But the worst was a site about five miles away where a single-wide mobile home, maybe 30 feet long, housed a drug-making operation and the living quarters of a half-dozen people -- including a girl who looked to be about 7 years old.
The stench alone was enough to make you gag. Inside the back door, the floors and hallways were covered -- solid and matted down -- with a knee-high layer of refuse that looked exactly like the mess you'd find at a garbage dump. An old broken doll in a lavender dress poked through one spot. Two dogs and a litter of puppies also lived in the trailer, and one room was littered with piles of dog crap, the same room where some of the occupants slept.
It was a horrible mix of filth and squalor. Veteran officers who helped serve the search warrant on the trailer said later it was the worst scene they had ever stepped into. Some said they were considering filing paperwork claiming exposure to dangerous materials in case they got sick later.
Outside, a group of the home's residents sat in a small semicircle in the dirt yard, their hands cuffed behind them with plastic ties. Crying, the young girl climbed on the lap of a tattooed, stringy-haired woman, hugging the woman who could not hug back.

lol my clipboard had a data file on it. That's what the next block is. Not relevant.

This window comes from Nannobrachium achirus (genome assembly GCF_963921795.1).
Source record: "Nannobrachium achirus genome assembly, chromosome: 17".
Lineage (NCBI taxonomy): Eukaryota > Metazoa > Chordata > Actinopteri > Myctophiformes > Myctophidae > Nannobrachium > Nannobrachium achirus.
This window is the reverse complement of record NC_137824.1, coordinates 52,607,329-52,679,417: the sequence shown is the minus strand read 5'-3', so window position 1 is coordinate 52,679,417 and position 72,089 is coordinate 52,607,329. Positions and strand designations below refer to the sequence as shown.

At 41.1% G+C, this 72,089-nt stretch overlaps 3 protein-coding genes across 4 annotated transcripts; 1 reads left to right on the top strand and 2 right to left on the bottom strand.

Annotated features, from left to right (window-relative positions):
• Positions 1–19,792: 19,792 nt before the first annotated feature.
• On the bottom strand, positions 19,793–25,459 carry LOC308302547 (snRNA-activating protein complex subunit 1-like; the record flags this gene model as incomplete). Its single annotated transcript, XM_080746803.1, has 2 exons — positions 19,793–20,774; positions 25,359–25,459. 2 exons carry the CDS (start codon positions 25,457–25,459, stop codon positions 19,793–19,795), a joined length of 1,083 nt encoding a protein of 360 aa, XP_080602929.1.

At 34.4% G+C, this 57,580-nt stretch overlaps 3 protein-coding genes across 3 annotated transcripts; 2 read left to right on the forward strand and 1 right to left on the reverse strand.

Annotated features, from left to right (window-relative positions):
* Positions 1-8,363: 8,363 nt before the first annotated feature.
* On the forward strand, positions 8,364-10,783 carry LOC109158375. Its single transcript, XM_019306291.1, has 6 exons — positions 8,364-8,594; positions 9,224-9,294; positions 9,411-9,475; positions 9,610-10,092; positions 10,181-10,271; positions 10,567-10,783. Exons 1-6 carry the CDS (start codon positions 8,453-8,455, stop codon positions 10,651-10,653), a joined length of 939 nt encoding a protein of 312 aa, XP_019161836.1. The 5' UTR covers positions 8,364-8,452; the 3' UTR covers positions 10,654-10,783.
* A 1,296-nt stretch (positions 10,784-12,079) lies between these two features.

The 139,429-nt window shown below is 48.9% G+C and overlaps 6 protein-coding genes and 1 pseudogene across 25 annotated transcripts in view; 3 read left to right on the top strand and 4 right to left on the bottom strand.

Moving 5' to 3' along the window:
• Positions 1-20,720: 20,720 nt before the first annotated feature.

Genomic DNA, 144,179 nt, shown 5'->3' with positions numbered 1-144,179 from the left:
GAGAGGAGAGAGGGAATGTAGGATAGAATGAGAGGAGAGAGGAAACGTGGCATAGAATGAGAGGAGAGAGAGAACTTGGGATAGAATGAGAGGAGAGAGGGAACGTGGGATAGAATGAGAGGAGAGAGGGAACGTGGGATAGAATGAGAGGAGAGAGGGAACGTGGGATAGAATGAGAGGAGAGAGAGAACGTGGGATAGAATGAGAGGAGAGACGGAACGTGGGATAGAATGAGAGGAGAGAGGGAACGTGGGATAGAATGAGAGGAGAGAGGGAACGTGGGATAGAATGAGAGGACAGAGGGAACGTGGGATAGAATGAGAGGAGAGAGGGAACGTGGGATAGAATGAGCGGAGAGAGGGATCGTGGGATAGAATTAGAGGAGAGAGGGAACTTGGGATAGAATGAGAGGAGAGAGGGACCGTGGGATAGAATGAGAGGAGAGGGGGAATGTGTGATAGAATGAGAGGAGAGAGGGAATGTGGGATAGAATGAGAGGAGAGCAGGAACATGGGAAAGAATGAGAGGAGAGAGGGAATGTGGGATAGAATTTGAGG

It wasn't clear what would become of the child, but those at the terrible scene hoped the state would take her -- and never give her back.
Safe at Home
Any cop who's been on the job a while knows that doing surveillance usually is like watching toast turn brown or tea boil. The big break in a case often comes after hours, even weeks, of sitting, watching, hoping for something -- anything -- to shake loose. That's what recently happened out in southwest Phoenix.
Backdrop: In January, Phoenix cops noted that a spate of businesses (mostly restaurants, fast-food and otherwise) were being ripped off in a brazenly similar way. The safes in these establishments were being unbolted from the floor in a matter of a few minutes, then taken to parts unknown. About 30 to 40 similar safe-robbing cases across the Valley made finding the bad guys a top priority, says Lieutenant Larry Gray, who heads the department's north property investigations unit.
A few weeks ago, someone found a cracked and abandoned safe in a vacant building on the west side. Around that time, detectives on the case got wind that a 31-year-old suspect named Theodore Windish might be the ringleader. Unmarked police units started to tail Windish -- a convicted felon who served prison time in the 1990s for theft -- around the clock.